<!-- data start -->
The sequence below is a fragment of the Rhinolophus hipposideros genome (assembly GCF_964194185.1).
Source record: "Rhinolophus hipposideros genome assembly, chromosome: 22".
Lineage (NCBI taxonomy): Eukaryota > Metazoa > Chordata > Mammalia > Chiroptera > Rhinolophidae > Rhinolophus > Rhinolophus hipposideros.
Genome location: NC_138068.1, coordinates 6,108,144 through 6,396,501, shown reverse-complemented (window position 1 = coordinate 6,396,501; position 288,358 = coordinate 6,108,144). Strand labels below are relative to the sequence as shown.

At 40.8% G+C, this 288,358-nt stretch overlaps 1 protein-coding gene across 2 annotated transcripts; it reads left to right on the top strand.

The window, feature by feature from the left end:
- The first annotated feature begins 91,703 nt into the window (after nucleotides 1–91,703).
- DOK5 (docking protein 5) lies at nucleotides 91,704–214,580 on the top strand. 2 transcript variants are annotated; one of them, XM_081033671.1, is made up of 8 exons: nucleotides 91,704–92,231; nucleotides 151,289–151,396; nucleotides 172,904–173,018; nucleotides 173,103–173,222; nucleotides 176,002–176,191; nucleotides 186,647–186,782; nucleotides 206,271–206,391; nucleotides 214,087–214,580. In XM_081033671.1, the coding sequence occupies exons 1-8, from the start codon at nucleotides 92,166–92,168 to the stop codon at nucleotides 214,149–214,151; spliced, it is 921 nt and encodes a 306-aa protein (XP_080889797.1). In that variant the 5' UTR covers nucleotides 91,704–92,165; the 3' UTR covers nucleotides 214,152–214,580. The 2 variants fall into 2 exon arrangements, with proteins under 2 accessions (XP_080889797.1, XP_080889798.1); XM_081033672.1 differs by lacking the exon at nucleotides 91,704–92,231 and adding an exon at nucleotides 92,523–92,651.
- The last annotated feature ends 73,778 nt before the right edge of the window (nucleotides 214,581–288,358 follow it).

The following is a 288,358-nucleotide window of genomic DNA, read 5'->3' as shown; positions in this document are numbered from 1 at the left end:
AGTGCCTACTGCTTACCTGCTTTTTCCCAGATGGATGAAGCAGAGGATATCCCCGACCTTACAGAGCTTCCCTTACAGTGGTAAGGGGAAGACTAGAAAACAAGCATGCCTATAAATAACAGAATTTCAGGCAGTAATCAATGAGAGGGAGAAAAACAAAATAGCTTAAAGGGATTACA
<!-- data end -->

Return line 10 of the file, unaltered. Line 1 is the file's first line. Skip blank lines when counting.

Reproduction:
The following is a 288,358-nucleotide window of genomic DNA, read 5'->3' as shown; positions in this document are numbered from 1 at the left end: